Senators ask Apple and Google to prohibit data collection that targets abortion seekers

The group said the tech giants "must" act to protect individuals exercising their right to choose.

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WASHINGTON, DC - MAY 17: A protester carries a sign as they attend the "Jewish Rally for Abortion Justice" rally at Union Square near the U.S. Capitol on May 17, 2022 in Washington, DC. The rally, hosted by the National Council of Jewish Women, is taking place more than two weeks since the leaked draft of the Supreme Court's potential decision to overturn Roe v. Wade.  (Photo by Anna Moneymaker/Getty Images)
Anna Moneymaker via Getty Images

A group of US senators led by Ed Markey of Massachusetts is calling on Apple and Google to implement new app store policies that prohibit developers from collecting data that would threaten women seeking abortions. In separate letters sent to the CEOs of both companies, the group said the two tech giants “must” act to protect individuals exercising their right to choose from groups that would target them for their decision.

“Following the leak of the Supreme Court’s draft opinion overturning Roe v. Wade, we are concerned that anti-abortion prosecutors and other actors will attempt to access and leverage personal information – including data regarding location, online activity, health, and biometrics – in ways that threaten the wellbeing of those exercising their right to choose,” the letter addressed to Google CEO Sundar Pichai states.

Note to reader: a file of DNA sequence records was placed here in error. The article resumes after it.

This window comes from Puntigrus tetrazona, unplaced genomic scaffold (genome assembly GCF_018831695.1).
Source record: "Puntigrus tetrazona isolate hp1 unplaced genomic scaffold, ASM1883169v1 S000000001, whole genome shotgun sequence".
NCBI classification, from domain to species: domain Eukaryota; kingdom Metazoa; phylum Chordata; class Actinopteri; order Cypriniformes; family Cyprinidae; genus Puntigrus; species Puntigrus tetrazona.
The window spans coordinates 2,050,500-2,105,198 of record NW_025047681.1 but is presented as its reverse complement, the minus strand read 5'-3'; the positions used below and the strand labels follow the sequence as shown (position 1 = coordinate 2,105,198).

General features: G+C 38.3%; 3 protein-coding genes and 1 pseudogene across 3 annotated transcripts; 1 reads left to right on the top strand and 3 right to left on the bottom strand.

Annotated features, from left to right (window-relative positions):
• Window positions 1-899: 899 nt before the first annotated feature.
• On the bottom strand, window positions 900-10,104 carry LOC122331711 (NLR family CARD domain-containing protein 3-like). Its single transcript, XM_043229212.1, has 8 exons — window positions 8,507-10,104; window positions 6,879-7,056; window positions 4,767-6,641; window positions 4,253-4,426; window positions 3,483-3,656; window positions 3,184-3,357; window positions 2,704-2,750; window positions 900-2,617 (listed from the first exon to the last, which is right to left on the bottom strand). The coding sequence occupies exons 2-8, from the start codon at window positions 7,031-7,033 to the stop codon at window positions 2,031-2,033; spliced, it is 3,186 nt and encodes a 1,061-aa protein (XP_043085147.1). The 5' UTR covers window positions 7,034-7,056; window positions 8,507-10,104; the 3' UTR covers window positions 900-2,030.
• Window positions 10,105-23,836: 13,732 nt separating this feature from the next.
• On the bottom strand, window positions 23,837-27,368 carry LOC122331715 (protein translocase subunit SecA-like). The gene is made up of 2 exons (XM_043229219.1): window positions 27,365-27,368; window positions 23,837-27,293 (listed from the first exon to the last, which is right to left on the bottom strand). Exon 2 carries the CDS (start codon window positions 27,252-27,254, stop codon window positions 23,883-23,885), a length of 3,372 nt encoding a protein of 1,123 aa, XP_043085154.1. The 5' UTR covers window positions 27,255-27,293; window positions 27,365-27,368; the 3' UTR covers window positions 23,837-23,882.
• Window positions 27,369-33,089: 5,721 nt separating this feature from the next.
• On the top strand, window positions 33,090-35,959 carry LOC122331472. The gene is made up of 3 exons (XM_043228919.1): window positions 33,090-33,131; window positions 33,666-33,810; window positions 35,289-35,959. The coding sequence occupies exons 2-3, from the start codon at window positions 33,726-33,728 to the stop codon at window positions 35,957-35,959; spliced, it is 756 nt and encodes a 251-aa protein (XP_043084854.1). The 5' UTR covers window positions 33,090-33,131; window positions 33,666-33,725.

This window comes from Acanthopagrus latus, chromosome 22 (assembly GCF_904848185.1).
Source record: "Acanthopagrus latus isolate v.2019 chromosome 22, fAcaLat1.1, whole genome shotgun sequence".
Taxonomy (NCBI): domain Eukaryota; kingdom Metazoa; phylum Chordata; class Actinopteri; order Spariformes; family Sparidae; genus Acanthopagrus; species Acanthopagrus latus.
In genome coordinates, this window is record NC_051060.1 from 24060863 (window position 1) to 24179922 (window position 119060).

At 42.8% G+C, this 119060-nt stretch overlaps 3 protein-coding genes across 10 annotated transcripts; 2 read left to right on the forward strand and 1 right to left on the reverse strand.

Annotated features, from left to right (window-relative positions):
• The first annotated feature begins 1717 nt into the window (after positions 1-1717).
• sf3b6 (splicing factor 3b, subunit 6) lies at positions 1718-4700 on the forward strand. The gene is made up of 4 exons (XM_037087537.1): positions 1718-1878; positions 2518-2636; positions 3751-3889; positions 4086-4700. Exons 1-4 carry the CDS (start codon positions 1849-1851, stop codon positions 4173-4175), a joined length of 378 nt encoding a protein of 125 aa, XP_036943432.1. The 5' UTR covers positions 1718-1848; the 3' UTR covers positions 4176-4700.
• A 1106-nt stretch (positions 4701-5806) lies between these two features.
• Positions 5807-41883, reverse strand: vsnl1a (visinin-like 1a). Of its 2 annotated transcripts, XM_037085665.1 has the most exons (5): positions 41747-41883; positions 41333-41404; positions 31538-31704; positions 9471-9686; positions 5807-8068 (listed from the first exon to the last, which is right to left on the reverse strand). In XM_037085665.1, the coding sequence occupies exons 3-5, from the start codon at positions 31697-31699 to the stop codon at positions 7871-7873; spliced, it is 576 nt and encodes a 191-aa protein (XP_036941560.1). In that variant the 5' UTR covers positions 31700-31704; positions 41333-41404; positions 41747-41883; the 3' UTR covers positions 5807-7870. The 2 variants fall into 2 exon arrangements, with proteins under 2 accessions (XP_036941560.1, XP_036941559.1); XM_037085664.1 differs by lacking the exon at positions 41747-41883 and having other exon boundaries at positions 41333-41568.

Pointing to the prevalence of online platforms selling user information to data brokers, the group warns that abortion prosecutors and “even vigilantes” could exploit those practices to intimidate women who seek abortions or harass them retroactively.

Senators Elizabeth Warren of Massachusetts and Bernie Sanders of Vermont also signed the letters. The letters follow a separate call from Congressional Democrats that came earlier in the week urging Google to stop collecting location data over many of the same concerns. The idea that various groups, including law enforcement agencies, could weaponize app data isn’t an imagined threat. A recent report from Georgetown Law’s Center on Privacy and Technology found that Immigration and Customs Enforcement has built up a mass surveillance system that includes information about almost all US residents, and it did so partly by purchasing data from private companies. The senators asked Pichai and Tim Cook to respond to the letters by June 17th. 

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